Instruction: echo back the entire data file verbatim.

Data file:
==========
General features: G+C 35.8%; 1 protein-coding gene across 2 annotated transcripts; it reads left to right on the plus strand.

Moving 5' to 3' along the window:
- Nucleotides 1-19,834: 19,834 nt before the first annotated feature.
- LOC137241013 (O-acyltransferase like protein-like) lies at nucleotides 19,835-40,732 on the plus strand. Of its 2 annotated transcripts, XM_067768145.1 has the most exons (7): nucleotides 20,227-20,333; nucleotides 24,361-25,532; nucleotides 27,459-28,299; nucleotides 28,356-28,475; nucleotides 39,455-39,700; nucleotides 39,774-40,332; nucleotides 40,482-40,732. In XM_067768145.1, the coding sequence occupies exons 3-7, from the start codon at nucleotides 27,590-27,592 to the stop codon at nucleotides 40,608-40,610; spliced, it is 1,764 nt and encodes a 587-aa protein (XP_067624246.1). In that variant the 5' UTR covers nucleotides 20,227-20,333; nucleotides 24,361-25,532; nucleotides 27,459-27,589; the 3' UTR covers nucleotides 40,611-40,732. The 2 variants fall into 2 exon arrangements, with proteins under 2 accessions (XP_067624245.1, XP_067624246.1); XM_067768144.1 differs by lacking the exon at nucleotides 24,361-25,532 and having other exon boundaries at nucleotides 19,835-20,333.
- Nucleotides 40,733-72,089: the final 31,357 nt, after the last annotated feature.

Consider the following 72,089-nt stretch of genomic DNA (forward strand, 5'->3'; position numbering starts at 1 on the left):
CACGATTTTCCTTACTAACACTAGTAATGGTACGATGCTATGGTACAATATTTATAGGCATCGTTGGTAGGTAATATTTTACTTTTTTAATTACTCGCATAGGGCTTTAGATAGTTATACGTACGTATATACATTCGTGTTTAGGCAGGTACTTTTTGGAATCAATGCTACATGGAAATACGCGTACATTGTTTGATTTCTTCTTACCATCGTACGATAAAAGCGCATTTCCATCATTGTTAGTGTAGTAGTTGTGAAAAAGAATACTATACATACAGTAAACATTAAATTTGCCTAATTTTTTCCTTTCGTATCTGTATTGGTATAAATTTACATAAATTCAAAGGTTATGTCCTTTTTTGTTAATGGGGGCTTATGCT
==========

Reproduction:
General features: G+C 35.8%; 1 protein-coding gene across 2 annotated transcripts; it reads left to right on the plus strand.

Moving 5' to 3' along the window:
- Nucleotides 1-19,834: 19,834 nt before the first annotated feature.
- LOC137241013 (O-acyltransferase like protein-like) lies at nucleotides 19,835-40,732 on the plus strand. Of its 2 annotated transcripts, XM_067768145.1 has the most exons (7): nucleotides 20,227-20,333; nucleotides 24,361-25,532; nucleotides 27,459-28,299; nucleotides 28,356-28,475; nucleotides 39,455-39,700; nucleotides 39,774-40,332; nucleotides 40,482-40,732. In XM_067768145.1, the coding sequence occupies exons 3-7, from the start codon at nucleotides 27,590-27,592 to the stop codon at nucleotides 40,608-40,610; spliced, it is 1,764 nt and encodes a 587-aa protein (XP_067624246.1). In that variant the 5' UTR covers nucleotides 20,227-20,333; nucleotides 24,361-25,532; nucleotides 27,459-27,589; the 3' UTR covers nucleotides 40,611-40,732. The 2 variants fall into 2 exon arrangements, with proteins under 2 accessions (XP_067624245.1, XP_067624246.1); XM_067768144.1 differs by lacking the exon at nucleotides 24,361-25,532 and having other exon boundaries at nucleotides 19,835-20,333.
- Nucleotides 40,733-72,089: the final 31,357 nt, after the last annotated feature.

Consider the following 72,089-nt stretch of genomic DNA (forward strand, 5'->3'; position numbering starts at 1 on the left):
CACGATTTTCCTTACTAACACTAGTAATGGTACGATGCTATGGTACAATATTTATAGGCATCGTTGGTAGGTAATATTTTACTTTTTTAATTACTCGCATAGGGCTTTAGATAGTTATACGTACGTATATACATTCGTGTTTAGGCAGGTACTTTTTGGAATCAATGCTACATGGAAATACGCGTACATTGTTTGATTTCTTCTTACCATCGTACGATAAAAGCGCATTTCCATCATTGTTAGTGTAGTAGTTGTGAAAAAGAATACTATACATACAGTAAACATTAAATTTGCCTAATTTTTTCCTTTCGTATCTGTATTGGTATAAATTTACATAAATTCAAAGGTTATGTCCTTTTTTGTTAATGGGGGCTTATGCT